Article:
• Some of the useful expressions These expressions in their variety are meant to help you enrich your spoken and Written language. Gradually those expressions become yours and you will use them normally The more you practice them, the better you master them. Take it for granted that The language is first and foremost a means of communication. The more you practice it the More you become perfect. Finally, remember that the world would understand and appreciate What you say if you said it in the right way. 24
  • 25 For speaking only I mean.... You see.... Well, let me see... Look! Listen! If you see what I mean! Do you see what I mean? Let’s get this into perspective. Watch it! Picture this. Look here! All right! Is that clear enough?
  • 26 Asking for Opinion I was wondering where you stood on the question of immigration? What's your position on global warming? What's your opinion of my cooking? What do you think of love? How do you feel about building a space prison for criminals?
  • 27 Giving Opinion In my opinion the consequences of global warming will be fatal. As far as I'm concerned love is the noblest feeling. From my point of view, poverty could be fought with solidarity.
  • 28 As I see it, you are getting better. I think / reckon / presume / gather it will get worse with time. It would seem to me that technologies will control us sooner or later. It seems to me that democracy is the solution for developing countries.
  • 29 I believe politics should be more human... I figure that we are doomed to protect our planet before it is too late. To my mind cloning should be restricted. According to me Euthanasia should be banned. What I think / mean / believe is that developed countries are selfish. I mean that they don't try to help poor countries. I may venture that they are extremely sadist. As for me they like to be at top of the world.
  • 30 Agreeing with an opinion My view about this is positive. I agree with this idea. I agree completely with this idea. I can't agree more. I agree. This idea is absolutely right. I couldn't agree more on this. I think this idea is perfect.
  • 31 I agree partially with this idea. This idea is partially right. I see what you mean, but some ……... That's one way of looking at it, but …. I see your point, but technology…. I agree with you, but developing countries …. I think this idea is possible, but rich countries ….. I'm not sure you're right there. I'm not sure that I agree with this idea. The project is feasible, but it needs some more efforts.
  • 32 I think it is a bad idea. I'm afraid I can't agree with this idea. I'm afraid I entirely disagree with you. I think this idea is impossible. I guess this idea is impractical. I see that this idea is bad. I think it is a bad idea. I don't agree with this idea. I suppose this idea cannot be implemented.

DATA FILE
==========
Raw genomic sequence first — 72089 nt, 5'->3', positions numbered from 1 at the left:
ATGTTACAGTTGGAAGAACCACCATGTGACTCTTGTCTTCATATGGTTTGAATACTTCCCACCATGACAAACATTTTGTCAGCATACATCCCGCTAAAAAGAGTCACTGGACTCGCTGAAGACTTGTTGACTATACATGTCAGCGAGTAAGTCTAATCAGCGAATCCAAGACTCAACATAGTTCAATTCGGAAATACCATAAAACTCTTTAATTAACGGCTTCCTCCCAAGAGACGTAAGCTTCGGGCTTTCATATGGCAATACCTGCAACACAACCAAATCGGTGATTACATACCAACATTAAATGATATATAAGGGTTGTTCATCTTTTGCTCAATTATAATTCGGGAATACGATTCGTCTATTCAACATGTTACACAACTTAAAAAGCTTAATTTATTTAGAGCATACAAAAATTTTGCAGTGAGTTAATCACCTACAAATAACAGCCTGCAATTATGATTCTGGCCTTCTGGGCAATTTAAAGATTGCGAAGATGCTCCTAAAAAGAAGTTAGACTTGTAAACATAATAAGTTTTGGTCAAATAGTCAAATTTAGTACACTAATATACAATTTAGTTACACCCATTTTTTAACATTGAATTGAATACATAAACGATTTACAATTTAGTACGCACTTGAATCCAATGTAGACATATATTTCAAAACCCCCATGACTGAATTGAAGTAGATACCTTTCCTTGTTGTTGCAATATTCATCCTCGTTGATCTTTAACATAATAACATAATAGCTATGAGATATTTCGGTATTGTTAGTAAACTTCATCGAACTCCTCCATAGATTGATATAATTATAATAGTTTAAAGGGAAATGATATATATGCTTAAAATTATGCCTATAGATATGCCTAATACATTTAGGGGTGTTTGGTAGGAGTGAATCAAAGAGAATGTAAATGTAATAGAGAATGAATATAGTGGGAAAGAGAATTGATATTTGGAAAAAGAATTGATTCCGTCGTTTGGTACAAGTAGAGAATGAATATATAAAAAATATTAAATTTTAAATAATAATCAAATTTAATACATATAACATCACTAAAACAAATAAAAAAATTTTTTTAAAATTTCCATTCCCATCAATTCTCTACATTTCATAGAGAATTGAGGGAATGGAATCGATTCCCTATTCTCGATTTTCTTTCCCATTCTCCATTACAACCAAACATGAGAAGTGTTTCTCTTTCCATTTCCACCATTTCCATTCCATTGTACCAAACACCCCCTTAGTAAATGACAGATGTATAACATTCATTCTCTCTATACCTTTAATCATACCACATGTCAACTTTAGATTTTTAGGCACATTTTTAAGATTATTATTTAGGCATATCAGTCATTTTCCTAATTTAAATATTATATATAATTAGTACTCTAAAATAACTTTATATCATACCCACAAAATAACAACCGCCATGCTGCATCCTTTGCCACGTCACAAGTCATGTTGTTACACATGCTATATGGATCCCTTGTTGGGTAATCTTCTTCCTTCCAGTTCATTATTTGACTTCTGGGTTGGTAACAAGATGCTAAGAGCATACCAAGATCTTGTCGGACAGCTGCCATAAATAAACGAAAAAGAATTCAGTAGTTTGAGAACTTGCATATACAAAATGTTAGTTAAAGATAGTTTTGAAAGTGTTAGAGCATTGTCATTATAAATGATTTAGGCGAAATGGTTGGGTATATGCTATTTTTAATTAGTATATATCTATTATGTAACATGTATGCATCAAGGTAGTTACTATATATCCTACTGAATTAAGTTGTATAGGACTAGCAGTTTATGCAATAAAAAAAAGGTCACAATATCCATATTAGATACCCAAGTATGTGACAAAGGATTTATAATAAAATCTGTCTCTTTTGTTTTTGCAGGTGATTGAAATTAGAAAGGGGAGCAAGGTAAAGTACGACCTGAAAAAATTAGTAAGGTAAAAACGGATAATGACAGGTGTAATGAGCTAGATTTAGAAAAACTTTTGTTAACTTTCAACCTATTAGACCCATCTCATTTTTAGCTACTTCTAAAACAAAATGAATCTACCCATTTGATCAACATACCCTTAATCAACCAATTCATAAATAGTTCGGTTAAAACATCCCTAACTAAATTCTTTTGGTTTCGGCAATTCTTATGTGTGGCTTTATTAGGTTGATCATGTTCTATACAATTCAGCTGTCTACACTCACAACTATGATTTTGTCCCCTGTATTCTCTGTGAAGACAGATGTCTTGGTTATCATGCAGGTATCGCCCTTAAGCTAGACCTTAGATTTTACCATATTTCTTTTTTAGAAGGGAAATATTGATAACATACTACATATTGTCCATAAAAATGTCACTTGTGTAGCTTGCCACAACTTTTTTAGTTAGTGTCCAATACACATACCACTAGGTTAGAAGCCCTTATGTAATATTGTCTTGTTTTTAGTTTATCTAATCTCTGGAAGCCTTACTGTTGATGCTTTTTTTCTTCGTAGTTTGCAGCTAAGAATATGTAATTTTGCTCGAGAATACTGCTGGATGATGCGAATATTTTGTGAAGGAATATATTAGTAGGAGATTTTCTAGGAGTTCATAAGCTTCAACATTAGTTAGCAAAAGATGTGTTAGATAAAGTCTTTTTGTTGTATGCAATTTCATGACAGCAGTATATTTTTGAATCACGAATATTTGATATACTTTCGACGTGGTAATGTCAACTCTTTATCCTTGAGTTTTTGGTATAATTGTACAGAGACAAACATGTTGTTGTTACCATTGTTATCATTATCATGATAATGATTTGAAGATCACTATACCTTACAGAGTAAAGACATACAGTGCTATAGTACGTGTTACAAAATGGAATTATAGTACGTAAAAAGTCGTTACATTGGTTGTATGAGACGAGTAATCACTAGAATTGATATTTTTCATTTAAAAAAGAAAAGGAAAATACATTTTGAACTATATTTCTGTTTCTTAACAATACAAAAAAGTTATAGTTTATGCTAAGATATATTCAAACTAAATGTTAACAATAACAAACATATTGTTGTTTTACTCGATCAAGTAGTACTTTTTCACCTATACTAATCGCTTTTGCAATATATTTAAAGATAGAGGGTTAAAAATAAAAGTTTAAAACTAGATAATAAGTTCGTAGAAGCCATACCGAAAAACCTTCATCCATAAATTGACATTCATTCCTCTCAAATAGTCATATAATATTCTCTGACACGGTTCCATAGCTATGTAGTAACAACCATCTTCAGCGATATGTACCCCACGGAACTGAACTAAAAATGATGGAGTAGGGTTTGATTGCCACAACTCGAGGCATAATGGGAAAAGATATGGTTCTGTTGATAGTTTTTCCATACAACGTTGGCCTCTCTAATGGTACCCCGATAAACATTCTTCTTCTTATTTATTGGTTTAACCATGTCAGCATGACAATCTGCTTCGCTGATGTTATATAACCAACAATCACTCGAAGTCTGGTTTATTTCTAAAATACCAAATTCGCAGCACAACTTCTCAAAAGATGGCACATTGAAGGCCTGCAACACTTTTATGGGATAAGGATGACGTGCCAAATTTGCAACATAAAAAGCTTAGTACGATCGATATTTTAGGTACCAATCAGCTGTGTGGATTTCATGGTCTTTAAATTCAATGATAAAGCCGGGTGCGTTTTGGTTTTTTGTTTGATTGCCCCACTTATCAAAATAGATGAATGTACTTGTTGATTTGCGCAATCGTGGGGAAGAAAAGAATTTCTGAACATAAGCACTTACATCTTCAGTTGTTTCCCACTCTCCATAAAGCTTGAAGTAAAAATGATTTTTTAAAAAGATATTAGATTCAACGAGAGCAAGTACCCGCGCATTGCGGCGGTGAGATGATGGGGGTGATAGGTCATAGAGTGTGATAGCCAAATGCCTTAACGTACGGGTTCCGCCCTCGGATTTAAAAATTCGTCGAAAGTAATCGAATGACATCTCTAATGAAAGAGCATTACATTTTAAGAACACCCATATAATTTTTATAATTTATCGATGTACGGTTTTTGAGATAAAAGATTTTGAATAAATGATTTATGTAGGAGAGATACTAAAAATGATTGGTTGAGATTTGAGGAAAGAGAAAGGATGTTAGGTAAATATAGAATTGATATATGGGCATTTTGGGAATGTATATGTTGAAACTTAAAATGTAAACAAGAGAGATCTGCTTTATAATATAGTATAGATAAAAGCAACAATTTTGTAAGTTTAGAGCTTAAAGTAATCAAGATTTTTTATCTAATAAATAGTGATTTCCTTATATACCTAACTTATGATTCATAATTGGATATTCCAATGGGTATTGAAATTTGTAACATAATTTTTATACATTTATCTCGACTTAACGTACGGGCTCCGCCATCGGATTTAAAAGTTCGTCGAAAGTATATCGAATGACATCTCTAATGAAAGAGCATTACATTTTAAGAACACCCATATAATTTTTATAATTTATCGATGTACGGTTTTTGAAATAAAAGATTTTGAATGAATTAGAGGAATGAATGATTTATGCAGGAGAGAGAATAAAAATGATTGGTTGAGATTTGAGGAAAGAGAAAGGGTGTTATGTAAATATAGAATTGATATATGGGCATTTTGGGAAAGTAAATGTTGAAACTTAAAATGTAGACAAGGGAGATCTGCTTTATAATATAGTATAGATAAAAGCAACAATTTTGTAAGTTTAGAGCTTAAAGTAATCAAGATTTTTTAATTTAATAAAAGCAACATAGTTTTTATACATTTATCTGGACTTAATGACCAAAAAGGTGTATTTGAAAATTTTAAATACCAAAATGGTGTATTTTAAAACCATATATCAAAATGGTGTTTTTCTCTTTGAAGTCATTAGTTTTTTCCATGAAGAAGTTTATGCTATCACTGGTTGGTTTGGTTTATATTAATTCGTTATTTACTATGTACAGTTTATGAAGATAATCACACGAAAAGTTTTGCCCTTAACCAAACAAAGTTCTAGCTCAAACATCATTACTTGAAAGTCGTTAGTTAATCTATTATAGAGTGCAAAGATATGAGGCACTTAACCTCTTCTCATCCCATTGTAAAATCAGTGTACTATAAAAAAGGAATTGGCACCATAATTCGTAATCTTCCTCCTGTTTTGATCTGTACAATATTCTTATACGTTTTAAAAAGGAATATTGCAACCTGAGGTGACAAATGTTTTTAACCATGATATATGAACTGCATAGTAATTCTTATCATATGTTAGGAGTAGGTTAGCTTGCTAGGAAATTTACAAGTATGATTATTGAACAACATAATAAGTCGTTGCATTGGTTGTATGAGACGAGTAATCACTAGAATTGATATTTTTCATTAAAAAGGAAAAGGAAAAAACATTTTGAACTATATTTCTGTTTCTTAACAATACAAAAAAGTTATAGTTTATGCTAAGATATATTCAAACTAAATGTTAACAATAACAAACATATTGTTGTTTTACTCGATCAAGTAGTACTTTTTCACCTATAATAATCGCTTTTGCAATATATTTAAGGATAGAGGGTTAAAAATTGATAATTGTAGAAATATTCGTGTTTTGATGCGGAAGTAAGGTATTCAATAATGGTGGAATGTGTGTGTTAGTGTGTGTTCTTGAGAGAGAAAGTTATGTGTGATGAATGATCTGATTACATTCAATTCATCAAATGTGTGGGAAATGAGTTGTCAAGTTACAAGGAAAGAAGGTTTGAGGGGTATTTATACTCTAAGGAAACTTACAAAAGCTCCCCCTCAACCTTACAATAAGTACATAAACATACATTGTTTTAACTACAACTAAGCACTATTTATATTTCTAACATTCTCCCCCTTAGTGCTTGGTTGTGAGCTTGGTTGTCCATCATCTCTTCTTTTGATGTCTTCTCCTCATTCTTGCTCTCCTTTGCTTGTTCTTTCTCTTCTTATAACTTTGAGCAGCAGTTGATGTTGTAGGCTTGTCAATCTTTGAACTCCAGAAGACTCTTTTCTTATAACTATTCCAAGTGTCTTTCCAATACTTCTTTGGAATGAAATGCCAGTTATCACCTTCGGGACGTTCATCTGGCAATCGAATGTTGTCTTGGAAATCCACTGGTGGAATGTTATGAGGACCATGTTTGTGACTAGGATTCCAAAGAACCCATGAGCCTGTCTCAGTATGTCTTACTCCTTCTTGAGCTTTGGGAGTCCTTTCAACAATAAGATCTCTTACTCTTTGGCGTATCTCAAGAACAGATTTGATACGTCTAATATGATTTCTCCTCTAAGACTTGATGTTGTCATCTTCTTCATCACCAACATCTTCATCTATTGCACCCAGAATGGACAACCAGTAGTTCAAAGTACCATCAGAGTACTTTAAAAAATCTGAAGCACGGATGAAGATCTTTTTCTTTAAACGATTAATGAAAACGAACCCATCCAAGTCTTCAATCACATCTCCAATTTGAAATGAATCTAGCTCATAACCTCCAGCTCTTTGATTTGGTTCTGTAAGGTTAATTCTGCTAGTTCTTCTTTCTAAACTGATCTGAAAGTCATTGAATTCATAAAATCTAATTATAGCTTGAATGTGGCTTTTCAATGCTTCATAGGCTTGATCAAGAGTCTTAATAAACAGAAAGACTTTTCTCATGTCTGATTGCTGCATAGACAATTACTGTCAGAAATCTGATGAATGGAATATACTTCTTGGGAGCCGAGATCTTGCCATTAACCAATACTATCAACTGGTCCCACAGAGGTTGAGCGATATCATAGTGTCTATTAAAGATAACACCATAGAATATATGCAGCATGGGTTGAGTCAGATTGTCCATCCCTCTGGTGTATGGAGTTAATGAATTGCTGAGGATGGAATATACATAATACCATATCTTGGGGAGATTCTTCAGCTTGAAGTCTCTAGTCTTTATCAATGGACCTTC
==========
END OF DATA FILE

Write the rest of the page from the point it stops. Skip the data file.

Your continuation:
• 33 Random Examples If I were you, I wouldn’t buy this old computer. Why don't you stay at home and watch TV? You'd better go to bed early. You ought to revise your lessons regularly. If you take my advice, you'll tell your parents the truth. You should drive slowly in town. It might be a good idea to put on your coat. It's cold outside. You should consider taking the keys before you leave.
  • 34 I don't know what to advise, I'm afraid. I wish I could suggest something, but I can't. I wish I could help. I'm afraid I can't really help you. I have the same problem myself.
  • 35 Making suggestions Let’s revise our lessons. What about going to the cinema tonight? How about playing cards? Why don't we do our homework? Couldn't we invite your mother to our party? Shall we have…..? What would you say to a cup of coffee? Don't you think …. Does it matter if we use your car?
  • 36 Accepting Suggestions Ok. Yes, let's. Yes, I'd like to Yes, I'd love to. What a good idea! Why not? Yes, with pleasure. Yes, I feel like taking a walk.
  • 37 Disagreeing No, let's not. No, I'd rather not. I don't feel like it. I dislike doing homework. What an awful idea!
  • 38 Making Offers: Can I help you? What shall I do for you? Would you like me to check this computer for errors? Shall I bring you a glass of water? I'll buy you a coke. Shall I? What/ Where/ Which ... Would you like me to...? Do you want me to post that letter for you? I’ll be glad to help?
  • 39 Accepting an offer: How kind of you! Thank you very much. That’s very good of you! That’s terribly kind,. Thank you very much. Yes, please do. What a good idea! Yes, please. Thanks. That would be excellent. Yes.
  • 40 Refusing or rejecting an offer: It’s all right thanks. I can manage that alone! No, thank you. But I am very grateful That’s awfully kind, but there’s no need. No, please don't bother. No, thank you.
  • 41 Inviting I was wondering whether you would stay for dinner. I'm going to my uncle's wedding party next Sunday. Would you like to come, too? Come along! Why don't you come? Will you come, too? You must come over? You must pay us a visit. You must come back some time. We must get in touch... I'll give you a call and fix something. Look me up next time you are around (here).
  • 42 Accepting the invitation Ok. I'd like to! Well, I'm free then. Thank you. I'd like to come. Well, I'm not doing anything then. I'll come. Thanks. I am not doing anything special then. Thank you. I'd like to come. Ok!
  • 43 Refusing the invitation I'm afraid I can't. I'm busy then. I'm sorry but I can't. I'm going somewhere that day. I'm sorry I have a headache.
  • 44 Making a Complaint I have a complaint to make. ......... I'm sorry to say this but........ I want to complain about........... I'm afraid I've got a complaint about.... I'm angry about....
  • 45 Responding to a complaint I'm so sorry, but this will never occur again. I'm sorry, I promise never to... I'm really sorry; I'll do my utmost / best not to...........